Case Study: Gita Jackson Finds Humanity in the Dispassionate Internet

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October 23, 2019

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Control, released in August 2019, is the latest game by the creators of Max Payne and Alan Wake. Photo credit: screenshot by Remedy Entertainment.

If you want to read or write horror, it’s difficult to escape the influence of Stephen King or H.P. Lovecraft. Writers who want to thrill, chill, or thoroughly spook their audience are naturally inspired by masters of suspense whose books are enshrined at their local library.

But a new generation of paranormal producers look elsewhere for good storytelling: to the community-written “creepypastas” haunting the web. Creepypastas are a horror-themed variation of copypastas—a term which originated from the anonymous forum 4chan around 2006 and playful mashes together the words “copy” and “paste” to describe viral text online and how it spreads.

Creepypastas have existed for as long as viral media has, but they gained their widest popularity and notoriety in 2014, when a creepypasta fueled an attempted murder in Wisconsin. Despite the controversy, these digital ghost stories have become a significant enough aspect of internet culture that they’ve slithered into the heads of writers at multimillion dollar video game studios.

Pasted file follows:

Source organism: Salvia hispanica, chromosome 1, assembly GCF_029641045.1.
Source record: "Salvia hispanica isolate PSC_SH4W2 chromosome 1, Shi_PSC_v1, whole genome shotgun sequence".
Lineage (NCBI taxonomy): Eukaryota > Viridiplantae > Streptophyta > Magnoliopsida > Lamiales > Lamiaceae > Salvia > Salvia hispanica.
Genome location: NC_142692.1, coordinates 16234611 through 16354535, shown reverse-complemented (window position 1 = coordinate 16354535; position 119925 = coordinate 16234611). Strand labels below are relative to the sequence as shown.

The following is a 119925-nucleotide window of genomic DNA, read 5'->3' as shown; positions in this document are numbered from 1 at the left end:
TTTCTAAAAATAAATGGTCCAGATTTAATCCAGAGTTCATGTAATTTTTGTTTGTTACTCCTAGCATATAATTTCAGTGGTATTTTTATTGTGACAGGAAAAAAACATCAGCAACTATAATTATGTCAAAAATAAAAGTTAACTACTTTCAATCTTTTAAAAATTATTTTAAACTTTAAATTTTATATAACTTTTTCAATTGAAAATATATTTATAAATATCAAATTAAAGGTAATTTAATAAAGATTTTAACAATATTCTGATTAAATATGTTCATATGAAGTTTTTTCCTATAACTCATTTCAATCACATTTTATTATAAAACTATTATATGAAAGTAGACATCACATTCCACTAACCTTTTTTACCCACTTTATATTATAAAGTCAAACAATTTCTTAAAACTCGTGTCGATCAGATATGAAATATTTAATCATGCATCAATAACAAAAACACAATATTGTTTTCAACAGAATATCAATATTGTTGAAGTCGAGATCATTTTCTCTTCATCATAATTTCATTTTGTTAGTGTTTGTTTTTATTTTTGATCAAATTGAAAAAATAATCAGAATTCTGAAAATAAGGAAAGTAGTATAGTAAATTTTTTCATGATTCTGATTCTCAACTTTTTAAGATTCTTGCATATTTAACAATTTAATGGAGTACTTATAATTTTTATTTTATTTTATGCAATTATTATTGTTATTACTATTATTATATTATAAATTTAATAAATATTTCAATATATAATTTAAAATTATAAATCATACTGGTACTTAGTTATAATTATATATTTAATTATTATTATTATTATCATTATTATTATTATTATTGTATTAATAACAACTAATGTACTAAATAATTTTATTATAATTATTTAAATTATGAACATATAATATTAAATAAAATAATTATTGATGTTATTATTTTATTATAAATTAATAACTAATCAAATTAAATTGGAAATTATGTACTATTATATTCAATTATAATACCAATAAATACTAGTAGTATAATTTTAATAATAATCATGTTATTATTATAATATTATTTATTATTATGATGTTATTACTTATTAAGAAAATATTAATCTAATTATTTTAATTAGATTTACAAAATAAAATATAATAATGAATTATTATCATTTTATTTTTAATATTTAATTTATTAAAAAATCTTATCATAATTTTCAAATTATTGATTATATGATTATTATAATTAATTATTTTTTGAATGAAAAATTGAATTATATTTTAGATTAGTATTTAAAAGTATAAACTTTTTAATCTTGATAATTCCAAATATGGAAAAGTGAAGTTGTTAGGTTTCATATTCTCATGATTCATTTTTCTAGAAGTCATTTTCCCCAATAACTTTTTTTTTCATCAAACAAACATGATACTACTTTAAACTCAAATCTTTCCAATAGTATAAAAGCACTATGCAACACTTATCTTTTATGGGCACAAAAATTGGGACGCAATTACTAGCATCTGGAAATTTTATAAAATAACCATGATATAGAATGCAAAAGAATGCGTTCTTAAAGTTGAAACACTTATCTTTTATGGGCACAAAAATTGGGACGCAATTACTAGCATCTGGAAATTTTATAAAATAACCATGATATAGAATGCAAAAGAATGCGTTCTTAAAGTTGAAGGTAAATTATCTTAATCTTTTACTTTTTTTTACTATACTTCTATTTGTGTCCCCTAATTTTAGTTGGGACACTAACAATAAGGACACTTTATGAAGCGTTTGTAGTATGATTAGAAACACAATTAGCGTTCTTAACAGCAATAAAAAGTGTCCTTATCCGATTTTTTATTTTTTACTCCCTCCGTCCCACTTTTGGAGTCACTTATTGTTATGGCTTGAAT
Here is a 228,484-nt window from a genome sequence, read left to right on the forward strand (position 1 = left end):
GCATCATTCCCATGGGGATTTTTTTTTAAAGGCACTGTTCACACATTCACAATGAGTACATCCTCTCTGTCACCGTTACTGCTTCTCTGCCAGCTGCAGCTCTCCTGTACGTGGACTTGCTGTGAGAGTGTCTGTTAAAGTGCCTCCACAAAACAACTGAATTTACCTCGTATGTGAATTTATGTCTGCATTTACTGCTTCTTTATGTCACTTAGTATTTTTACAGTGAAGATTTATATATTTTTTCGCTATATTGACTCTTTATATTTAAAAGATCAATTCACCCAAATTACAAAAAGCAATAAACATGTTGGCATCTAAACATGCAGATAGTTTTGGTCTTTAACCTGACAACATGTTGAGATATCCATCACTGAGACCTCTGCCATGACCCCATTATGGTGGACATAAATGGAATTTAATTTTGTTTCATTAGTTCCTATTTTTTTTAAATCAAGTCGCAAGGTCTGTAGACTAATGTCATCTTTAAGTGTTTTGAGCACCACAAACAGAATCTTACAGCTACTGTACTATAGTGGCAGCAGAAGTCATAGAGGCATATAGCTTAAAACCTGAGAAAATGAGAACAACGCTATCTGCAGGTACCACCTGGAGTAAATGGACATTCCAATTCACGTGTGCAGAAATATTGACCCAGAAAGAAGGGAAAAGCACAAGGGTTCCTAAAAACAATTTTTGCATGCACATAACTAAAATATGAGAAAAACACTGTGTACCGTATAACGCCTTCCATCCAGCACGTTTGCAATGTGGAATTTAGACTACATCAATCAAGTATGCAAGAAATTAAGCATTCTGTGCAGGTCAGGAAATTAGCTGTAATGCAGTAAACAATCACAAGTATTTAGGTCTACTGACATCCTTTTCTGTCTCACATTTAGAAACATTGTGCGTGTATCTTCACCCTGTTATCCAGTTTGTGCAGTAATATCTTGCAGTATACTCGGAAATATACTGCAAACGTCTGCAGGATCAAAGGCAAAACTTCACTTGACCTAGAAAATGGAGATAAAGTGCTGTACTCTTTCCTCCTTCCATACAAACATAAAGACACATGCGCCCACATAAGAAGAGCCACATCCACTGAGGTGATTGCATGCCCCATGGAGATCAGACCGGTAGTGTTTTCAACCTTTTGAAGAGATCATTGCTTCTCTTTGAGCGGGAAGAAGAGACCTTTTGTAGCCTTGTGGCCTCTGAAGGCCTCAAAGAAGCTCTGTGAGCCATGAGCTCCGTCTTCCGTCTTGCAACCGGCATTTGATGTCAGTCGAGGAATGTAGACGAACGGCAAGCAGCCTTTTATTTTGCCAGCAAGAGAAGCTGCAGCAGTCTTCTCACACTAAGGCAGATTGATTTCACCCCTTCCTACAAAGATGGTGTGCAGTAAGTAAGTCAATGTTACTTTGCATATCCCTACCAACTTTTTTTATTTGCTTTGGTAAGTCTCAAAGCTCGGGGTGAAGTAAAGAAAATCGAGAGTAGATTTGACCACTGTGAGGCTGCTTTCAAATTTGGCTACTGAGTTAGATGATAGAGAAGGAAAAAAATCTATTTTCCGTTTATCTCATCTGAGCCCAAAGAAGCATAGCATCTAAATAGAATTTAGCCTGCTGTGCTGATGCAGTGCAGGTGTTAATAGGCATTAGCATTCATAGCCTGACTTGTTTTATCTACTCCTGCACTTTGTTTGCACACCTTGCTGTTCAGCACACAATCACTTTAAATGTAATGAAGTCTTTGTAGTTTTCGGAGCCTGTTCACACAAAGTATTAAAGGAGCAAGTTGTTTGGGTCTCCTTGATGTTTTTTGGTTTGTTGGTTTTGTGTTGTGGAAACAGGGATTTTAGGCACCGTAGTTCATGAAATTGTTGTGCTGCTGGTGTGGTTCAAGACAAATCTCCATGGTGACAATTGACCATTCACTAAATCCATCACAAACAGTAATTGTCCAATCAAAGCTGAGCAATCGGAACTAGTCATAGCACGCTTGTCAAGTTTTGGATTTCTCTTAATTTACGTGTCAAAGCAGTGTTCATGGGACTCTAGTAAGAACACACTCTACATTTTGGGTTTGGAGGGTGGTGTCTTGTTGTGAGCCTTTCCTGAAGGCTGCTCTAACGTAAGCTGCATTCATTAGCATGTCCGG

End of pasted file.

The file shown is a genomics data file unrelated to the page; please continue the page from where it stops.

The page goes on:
Gita Jackson, a staff writer at Kotaku, found that the new video game “Control” was eerily similar to a collection of creepypastas she had begun reading in high school. The new game by Remedy Entertainment, the Finnish studio which developed “Max Payne” and “Alan Wake,” shares similar themes with the long-running creepypasta site, SCP Foundation.

Jackson often investigates offbeat online communities. She knows how to make the internet feel like a living, breathing entity. While Jackson wasn’t the first to connect the dots between Control and SCP, she was curious to know whether this was an act of big-budget homage, or an inconsiderate rip-off.

This would be her next story.